Toronto police said Friday they are investigating a Twitter account that purported to expose the sexual behaviour of high school students — a fate that some of its 1,500 teenage followers believe the victims “deserve.”
Here’s some tips for parents on talking to their children about cyberbullying and what to do if they suspect their child is a victim of it.
- Let them know you’ve become aware of the issue; you might mention it’s been in the news a lot, and seems to have become a pretty big thing among teens lately.
- Ask your child if they’ve ever seen any kind of cyberbullying and let them tell you about it.
- Learn what sites your child uses and what accounts they have. Talk with them about what they do online, and who they do it with.
- Know the technology and keep up with it. Learn about the devices your child is using and how they’re using them: instant message, text, visit social networking sites, download content. Learn what apps they may have on their mobile devices.
- Insist your child use privacy settings.
- Educate your child about passwords and how important they are. Encourage them to create different passwords for different sites and to never share their passwords with friends. Learn more about passwords.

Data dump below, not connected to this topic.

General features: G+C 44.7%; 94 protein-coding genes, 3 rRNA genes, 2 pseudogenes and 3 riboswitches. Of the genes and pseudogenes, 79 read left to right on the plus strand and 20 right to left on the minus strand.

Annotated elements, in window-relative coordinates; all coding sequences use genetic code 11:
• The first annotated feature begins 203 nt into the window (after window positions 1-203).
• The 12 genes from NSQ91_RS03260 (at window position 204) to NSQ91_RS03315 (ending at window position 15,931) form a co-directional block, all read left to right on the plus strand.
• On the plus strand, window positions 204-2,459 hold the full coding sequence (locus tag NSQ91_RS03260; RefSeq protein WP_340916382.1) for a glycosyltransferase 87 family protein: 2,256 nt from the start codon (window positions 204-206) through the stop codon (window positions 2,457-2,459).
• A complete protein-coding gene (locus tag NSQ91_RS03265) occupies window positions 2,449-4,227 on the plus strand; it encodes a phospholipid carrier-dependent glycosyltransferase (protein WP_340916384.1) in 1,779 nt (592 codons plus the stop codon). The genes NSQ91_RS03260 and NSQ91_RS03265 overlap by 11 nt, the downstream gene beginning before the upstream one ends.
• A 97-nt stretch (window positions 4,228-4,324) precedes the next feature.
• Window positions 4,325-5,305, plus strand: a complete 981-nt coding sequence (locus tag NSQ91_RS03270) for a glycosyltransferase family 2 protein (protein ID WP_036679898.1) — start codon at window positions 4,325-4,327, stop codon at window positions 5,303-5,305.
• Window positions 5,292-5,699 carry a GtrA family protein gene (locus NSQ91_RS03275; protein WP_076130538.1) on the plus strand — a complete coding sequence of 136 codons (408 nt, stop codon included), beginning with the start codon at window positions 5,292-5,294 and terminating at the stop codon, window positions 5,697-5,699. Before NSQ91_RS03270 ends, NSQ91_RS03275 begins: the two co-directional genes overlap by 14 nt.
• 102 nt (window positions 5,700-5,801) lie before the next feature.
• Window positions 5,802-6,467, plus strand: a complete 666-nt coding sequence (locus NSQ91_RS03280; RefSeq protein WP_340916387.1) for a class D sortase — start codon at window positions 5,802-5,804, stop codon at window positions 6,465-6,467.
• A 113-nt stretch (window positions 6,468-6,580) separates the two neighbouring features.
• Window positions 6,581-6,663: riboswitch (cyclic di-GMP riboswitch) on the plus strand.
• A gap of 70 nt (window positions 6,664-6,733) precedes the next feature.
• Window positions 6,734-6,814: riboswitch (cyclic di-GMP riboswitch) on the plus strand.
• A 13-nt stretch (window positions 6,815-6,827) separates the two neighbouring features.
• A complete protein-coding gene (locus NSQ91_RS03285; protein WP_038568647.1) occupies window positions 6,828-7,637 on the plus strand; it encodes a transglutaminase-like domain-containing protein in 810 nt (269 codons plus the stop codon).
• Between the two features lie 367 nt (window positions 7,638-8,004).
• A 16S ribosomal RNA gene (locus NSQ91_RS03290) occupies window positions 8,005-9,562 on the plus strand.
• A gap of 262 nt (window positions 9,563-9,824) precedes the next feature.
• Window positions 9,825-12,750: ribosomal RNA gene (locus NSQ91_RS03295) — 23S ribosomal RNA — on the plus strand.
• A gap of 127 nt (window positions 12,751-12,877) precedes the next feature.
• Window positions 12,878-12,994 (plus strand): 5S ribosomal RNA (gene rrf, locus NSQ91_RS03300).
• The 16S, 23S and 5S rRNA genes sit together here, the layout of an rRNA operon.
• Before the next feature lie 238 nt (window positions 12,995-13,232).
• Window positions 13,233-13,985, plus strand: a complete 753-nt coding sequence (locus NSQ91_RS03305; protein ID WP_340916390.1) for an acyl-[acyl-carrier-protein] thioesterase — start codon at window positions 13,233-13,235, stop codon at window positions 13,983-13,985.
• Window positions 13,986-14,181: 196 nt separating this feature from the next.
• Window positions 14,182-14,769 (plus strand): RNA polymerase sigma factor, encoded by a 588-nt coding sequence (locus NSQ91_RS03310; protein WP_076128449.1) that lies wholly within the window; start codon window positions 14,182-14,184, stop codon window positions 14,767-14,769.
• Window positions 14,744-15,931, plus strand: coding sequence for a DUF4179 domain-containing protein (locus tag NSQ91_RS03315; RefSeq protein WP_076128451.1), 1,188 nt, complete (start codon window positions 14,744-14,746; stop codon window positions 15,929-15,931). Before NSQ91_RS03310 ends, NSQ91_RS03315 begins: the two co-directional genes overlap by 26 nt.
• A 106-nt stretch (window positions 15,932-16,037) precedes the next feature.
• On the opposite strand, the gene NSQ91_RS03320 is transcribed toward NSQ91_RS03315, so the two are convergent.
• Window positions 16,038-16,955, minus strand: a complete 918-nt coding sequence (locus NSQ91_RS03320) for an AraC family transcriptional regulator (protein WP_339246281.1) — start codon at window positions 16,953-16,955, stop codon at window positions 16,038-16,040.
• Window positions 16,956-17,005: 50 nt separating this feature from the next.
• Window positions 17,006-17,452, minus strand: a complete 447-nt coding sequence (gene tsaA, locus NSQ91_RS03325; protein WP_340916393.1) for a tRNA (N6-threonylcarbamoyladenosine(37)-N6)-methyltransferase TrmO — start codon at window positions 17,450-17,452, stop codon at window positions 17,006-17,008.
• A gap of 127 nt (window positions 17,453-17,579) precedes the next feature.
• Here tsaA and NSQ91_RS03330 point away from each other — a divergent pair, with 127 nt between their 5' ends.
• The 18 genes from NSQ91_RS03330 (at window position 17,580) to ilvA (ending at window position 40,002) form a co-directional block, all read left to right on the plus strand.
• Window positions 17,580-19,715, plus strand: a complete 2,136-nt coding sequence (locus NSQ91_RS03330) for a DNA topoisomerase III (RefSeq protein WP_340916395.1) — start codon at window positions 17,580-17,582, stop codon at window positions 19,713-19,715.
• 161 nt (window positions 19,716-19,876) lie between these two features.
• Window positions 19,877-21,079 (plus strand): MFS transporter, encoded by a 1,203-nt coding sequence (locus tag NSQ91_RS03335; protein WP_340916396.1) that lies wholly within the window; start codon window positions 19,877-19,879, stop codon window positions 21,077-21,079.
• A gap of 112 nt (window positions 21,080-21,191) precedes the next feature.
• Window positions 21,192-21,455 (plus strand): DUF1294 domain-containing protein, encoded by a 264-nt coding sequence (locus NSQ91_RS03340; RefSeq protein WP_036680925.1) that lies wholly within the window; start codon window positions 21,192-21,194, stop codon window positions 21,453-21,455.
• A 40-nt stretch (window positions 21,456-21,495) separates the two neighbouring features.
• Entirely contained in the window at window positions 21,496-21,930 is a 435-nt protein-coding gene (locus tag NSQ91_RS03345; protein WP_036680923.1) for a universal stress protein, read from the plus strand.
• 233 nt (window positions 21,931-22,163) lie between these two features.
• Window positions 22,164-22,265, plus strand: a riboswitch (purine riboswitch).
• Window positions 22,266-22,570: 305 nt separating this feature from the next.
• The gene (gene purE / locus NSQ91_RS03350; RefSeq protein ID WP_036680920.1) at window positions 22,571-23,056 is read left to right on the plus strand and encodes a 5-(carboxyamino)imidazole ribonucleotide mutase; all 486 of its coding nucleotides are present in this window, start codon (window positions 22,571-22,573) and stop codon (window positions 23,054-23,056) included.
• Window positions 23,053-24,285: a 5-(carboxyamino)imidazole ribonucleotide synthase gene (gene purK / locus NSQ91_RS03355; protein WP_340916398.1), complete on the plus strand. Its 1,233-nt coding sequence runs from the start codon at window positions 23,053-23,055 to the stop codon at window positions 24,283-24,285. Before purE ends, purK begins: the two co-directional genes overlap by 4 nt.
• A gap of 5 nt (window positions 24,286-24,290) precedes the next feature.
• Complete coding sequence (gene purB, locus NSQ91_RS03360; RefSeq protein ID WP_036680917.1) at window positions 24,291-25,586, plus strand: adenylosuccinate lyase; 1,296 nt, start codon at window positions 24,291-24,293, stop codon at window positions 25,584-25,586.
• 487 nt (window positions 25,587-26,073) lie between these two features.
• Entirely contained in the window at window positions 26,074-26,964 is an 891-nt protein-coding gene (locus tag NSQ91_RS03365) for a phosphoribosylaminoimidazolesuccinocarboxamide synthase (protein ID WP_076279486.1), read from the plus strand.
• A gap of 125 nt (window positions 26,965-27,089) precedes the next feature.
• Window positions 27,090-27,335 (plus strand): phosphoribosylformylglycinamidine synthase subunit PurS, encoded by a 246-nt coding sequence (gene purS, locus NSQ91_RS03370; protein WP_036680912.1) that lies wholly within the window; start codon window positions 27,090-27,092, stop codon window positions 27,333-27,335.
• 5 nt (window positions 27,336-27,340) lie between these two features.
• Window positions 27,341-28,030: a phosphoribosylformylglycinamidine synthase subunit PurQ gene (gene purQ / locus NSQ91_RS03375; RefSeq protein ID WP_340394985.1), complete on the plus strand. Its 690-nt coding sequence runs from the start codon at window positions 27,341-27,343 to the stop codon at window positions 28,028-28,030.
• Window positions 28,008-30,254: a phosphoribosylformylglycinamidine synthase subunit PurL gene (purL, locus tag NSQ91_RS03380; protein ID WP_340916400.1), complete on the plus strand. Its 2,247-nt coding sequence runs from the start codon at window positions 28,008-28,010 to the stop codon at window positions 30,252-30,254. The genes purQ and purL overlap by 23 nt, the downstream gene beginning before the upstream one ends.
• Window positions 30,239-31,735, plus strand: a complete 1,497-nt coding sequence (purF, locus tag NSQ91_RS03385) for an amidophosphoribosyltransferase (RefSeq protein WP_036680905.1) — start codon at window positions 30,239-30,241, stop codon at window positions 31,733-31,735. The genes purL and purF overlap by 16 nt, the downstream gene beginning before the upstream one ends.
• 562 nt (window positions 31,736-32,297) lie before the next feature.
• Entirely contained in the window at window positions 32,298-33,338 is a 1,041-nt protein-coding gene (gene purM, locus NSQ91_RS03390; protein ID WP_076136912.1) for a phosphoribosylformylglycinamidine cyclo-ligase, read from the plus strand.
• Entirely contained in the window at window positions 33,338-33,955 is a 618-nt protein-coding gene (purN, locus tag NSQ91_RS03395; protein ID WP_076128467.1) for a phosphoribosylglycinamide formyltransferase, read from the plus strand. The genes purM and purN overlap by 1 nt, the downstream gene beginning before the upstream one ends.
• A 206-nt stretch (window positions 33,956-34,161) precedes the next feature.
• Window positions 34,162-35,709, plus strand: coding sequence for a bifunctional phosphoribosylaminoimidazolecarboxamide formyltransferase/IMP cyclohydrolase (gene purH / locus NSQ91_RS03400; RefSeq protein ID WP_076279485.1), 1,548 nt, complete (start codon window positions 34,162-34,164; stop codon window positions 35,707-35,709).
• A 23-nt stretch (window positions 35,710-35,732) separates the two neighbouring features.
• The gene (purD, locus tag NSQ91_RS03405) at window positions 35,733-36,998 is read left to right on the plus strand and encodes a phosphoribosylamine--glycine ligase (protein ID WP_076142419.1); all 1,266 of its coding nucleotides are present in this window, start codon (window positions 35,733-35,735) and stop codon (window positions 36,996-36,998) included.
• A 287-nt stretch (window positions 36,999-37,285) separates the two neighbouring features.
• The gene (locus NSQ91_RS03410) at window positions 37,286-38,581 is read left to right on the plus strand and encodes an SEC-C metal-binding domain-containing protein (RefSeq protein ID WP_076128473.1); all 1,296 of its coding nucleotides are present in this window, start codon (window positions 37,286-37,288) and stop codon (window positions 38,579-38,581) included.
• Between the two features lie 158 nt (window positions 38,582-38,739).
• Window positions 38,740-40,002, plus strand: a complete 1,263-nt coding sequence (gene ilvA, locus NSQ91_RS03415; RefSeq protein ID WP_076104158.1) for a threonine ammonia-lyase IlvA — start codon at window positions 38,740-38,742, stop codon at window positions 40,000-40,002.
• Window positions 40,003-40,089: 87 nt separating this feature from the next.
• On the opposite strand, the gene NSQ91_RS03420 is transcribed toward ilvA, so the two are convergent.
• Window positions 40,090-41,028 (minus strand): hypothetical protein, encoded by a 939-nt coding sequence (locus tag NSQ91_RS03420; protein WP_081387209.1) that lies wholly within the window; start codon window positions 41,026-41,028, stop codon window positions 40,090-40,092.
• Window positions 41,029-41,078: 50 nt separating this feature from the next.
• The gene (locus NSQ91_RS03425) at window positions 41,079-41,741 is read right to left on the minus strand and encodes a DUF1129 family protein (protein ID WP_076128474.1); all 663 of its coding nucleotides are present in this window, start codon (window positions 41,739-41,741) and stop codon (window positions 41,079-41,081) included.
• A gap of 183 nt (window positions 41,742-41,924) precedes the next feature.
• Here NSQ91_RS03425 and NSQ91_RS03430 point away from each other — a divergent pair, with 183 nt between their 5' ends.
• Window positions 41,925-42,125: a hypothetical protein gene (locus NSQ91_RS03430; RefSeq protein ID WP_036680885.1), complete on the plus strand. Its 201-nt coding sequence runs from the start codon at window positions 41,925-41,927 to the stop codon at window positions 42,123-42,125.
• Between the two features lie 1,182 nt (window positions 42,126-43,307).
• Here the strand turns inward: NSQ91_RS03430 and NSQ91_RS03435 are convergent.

- Make sure your child understands that once they post something online, it doesn’t go away. And they can lose control over it. It can be shared and even altered by others. Even deleting something doesn’t necessarily remove it from the Internet.
- Help your child to think before posting. Kids can be very impulsive about snapping photos and uploading them to share with friends, or posting personal information. Rule of thumb: only post what they’d be comfortable with anyone seeing.
- Talk to your child about what a real friend is. It’s not uncommon for kids to see the number of friends they have in their social networks as a symbol of their importance or popularity. But they need to understand that in the online space, you can never be 100 per cent sure of who you’re talking to. Encourage them not to accept friends they’ve never met in person.
- Do not respond to the cyberbullying. Let your child know that kids that bully crave attention, and replying to them gives them more power. If your child receives a bullying message, teach them not to engage and not to openly show their emotions with those doing the bullying in person if they’re people they see in real life.
- Block the person doing the bullying. This is one of the most effective ways your child can stop cyberbullying early. If the person doing the bullying’s messages can’t get to your child, they realize their efforts are futile. Most social networking sites, and email, provide ways to block users from your account.
- Tell someone. Encourage them to come to you, or even another trusted adult, should they ever become a target of cyberbullying.
- Let your child know that if they ever do something online they regret, such as posting something they think they shouldn’t have, you won’t overreact. Kids often don’t tell parents about these kinds of things for fear of getting in trouble, or having their mobile device or computer taken away.